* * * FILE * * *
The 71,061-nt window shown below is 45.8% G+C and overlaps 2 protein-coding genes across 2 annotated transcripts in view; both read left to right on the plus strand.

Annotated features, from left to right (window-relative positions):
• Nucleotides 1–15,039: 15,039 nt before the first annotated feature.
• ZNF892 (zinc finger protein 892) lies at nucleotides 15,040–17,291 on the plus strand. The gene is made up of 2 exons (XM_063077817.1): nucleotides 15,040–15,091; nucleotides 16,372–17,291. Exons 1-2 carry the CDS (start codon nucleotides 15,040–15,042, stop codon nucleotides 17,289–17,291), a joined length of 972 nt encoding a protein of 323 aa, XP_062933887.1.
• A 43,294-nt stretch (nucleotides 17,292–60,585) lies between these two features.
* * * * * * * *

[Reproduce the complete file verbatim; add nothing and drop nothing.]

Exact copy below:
The 71,061-nt window shown below is 45.8% G+C and overlaps 2 protein-coding genes across 2 annotated transcripts in view; both read left to right on the plus strand.

Annotated features, from left to right (window-relative positions):
• Nucleotides 1–15,039: 15,039 nt before the first annotated feature.
• ZNF892 (zinc finger protein 892) lies at nucleotides 15,040–17,291 on the plus strand. The gene is made up of 2 exons (XM_063077817.1): nucleotides 15,040–15,091; nucleotides 16,372–17,291. Exons 1-2 carry the CDS (start codon nucleotides 15,040–15,042, stop codon nucleotides 17,289–17,291), a joined length of 972 nt encoding a protein of 323 aa, XP_062933887.1.
• A 43,294-nt stretch (nucleotides 17,292–60,585) lies between these two features.